F
e
F
g
=
q
1
q
2
m
1
m
2
1
4
0
G
0
10
42
But because we have negative and positive charges,
electric forces are easily shielded. Gravitational forces
are not, and hence very long range interaction is
dominated by gravity
University of California, Berkeley EECS 117 Lecture 7 p. 4/19
Vector Nature of Force
We know that force is a vector quantity. it has direction
in addition to magnitude and the components of force
obey vector properties. It points in a direction along the
segment connecting the charge centers. The statement
like charges repel and opposite charges attract is part
of our everyday culture.
Writing the force in vector form
F
e
=
R
q
1
q
2
4
0
R
2
=
R
R
q
1
q
2
4
0
R
2
= R
q
1
q
2
4
0
R
3
University of California, Berkeley EECS 117 Lecture 7 p. 5/19
Superposition of Forces
y
x
1C
1C
F
12
F
13
F
1
1C
Force on charges can be derived by vectorial
summation
Note that F
1
= F
12
+F
13
= F
1
 y
University of California, Berkeley EECS 117 Lecture 7 p. 6/19
Electric Field
A convenient way to think about electrostatics forces is
to suppose the existence of a eld. Since action at a
distance runs counter to relativity, we suppose that
something must advertise the existence of charge. We
call that something the eld
E lim
q0
F
q
This is the force felt by a test charge of unit magnitude
Why take limits? q has to be small enough as to not
disturb the other charges in the volume in question. In
reality we know that charge is quantized and q > q
e
University of California, Berkeley EECS 117 Lecture 7 p. 7/19
Field of a Point Charge
y
x
E
r
+q
y
x
E
r
+q
r

r
r

The eld of a point charge q at the origin is therefore
E =r
q
4
0
r
2
If q is not at origin, vectors make things easy
E =
R
q
4
0
r r

2
R =
r r
r r

University of California, Berkeley EECS 117 Lecture 7 p. 8/19
Field Superposition
For N charges, we simply sum the eld due to each
point charge
E(r) =
i
q
i
R
i
4
0
r r
i

2
Field lines are a convenient way to visualize the electric
eld. By convention, elds point away from positive
charges and point into negative charges.
We can use a program like Mathematica to plot eld
lines. But its important to develop skills in sketching the
eld
University of California, Berkeley EECS 117 Lecture 7 p. 9/19
Field Due to Charge Distribution
It is often convenient to dene a charge density . We
know that this is an essentially ctitious concept (due to
the granularity of charge), but for any mildly
macroscopic system, its probably OK
In a diff volume dV
, the charge is dq = (r
)dV
Therefore
dE =
R
(r
)dV
4
0
r r

2
Summing (integrating) the elds
E =
_
V
R
(r
)dV
4
0
r r

2
University of California, Berkeley EECS 117 Lecture 7 p. 10/19
Electric Potential
We always approach problems with a dual energy/force
perspective
From an energy perspective, the work done in moving a
charge against the eld is simply
W =
_
b
a
F d =
_
b
a
qE d
Let be the energy normalized to charge
W
q
University of California, Berkeley EECS 117 Lecture 7 p. 11/19
Electric Potential
y
x
E
r
a
b
C
1
C
2
E

Important question: Does depend on path?
For instance, we can pick path C
1
to integrate the
function or path C
2
If its path independent, then the line integral will only be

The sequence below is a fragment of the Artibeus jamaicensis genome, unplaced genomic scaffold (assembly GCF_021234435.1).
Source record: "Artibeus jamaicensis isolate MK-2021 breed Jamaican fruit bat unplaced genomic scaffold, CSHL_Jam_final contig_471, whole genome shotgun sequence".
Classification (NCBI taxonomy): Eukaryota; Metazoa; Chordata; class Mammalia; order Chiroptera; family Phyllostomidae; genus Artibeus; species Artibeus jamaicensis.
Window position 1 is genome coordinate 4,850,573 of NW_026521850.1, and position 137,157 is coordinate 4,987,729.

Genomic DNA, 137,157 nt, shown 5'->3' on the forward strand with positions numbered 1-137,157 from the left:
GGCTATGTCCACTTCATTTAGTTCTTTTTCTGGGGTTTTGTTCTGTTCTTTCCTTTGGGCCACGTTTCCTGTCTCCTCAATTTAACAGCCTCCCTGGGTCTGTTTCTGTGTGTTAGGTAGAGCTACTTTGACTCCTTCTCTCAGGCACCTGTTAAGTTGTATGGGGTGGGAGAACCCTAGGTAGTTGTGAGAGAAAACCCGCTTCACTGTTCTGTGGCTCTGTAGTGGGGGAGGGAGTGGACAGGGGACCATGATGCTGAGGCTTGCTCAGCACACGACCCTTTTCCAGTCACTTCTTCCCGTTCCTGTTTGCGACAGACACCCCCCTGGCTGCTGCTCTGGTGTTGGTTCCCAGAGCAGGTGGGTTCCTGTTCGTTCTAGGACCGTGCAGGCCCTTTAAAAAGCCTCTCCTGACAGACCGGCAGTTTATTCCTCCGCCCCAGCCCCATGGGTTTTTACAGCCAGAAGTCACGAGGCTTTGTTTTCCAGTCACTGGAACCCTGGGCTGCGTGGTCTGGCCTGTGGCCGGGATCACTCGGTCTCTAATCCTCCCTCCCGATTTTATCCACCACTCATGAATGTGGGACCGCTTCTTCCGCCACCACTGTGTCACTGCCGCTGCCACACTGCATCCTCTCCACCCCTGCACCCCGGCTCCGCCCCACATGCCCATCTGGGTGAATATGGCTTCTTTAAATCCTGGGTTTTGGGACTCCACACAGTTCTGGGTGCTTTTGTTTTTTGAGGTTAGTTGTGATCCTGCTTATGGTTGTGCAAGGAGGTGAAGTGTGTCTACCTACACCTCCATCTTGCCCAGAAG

a function of endpoints
Furthermore we can then dene a potential function
(r)
University of California, Berkeley EECS 117 Lecture 7 p. 12/19
Path Independence for Point Charges (I)
y
x
C
1
Consider the eld of a point charge. For a point charge
its relatively easy to show that is independent of path.
Decompose C
1
into radial and tangential components
University of California, Berkeley EECS 117 Lecture 7 p. 13/19
Path Independence for Point Charges (II)
_
C
1
=
_
C
1
1
+
_
C
2
1
+
_
C
3
1
+ =
i
_
C
R
i
1
. .
radial
+
j
_
C
T
j
1
. .
tang
But
j
_
C
T
j
1
= 0 since d is normal to E since E is purely
radial. Thus the integral is due only to the radial
components of the path
For another path C
2
, the radial component is the same,
so the integral is path independent
University of California, Berkeley EECS 117 Lecture 7 p. 14/19
Path Independence in General
Again, by superposition, we can decompose the eld
into components arising from individual charges
E = E
1
+ E
2
+ E
3
+
Then the eld is path independent for any distribution of
charges. The value of the integral is thus only a function
of the endpoints a and b
_
C
E d = (b) (a)
Also, for any closed path in a static eld
_
E d 0
University of California, Berkeley EECS 117 Lecture 7 p. 15/19
Potential of a Point Charge
For a point charge at the origin, the potential between
two points is given by
_
C
E d =
q
4
0
_
dr
r
2
=
q
4
0
1
r
_
b
a
Lets take the reference at innity to be zero () = 0
(r) =
q
4
0
_
1
r
_
=
q
4
0
r
For more than one point charge, superposition applies
(r) =
i
q
i
4
0
R
i
University of California, Berkeley EECS 117 Lecture 7 p. 16/19
Potential of a Charge Distribution
For a continuous charge distribution, the charge in a
volume dV
is given by dq
i
= (r
)dV
)dV
4
0
r r

And integrating over the entire volume we arrive at
(r) =
_
V
(r
)dV
4
0
r r

Potential is much nicer to work with than the eld since
its a scalar computation
University of California, Berkeley EECS 117 Lecture 7 p. 17/19
Relation Between Potential and Field
By denition of potential, we have
d = Ed = E( xdx+ ydy+zdz) = (E
x
dx+E
y
dy+E
z
dz)
The total change in potential in terms of partials is given
by
d =
x
dx +
y
dy +
z
dz
Equating components we see that E
p
=
p
We can write this compactly in terms of
E =
Note that is a scalar but is a vector
University of California, Berkeley EECS 117 Lecture 7 p. 18/19
Gradient of a Function
We may think of = x
x
+ y
y
+z
z
But be careful, this only applies to rectangular
coordinates
Consider polar coordinates for instance. Since
d = dR
R+ R d
, equating E d to d we have
(E
R
dR + E
Rd) =
R
dR +
d
Or in polar coordinates we have
=
R
R+
1
R
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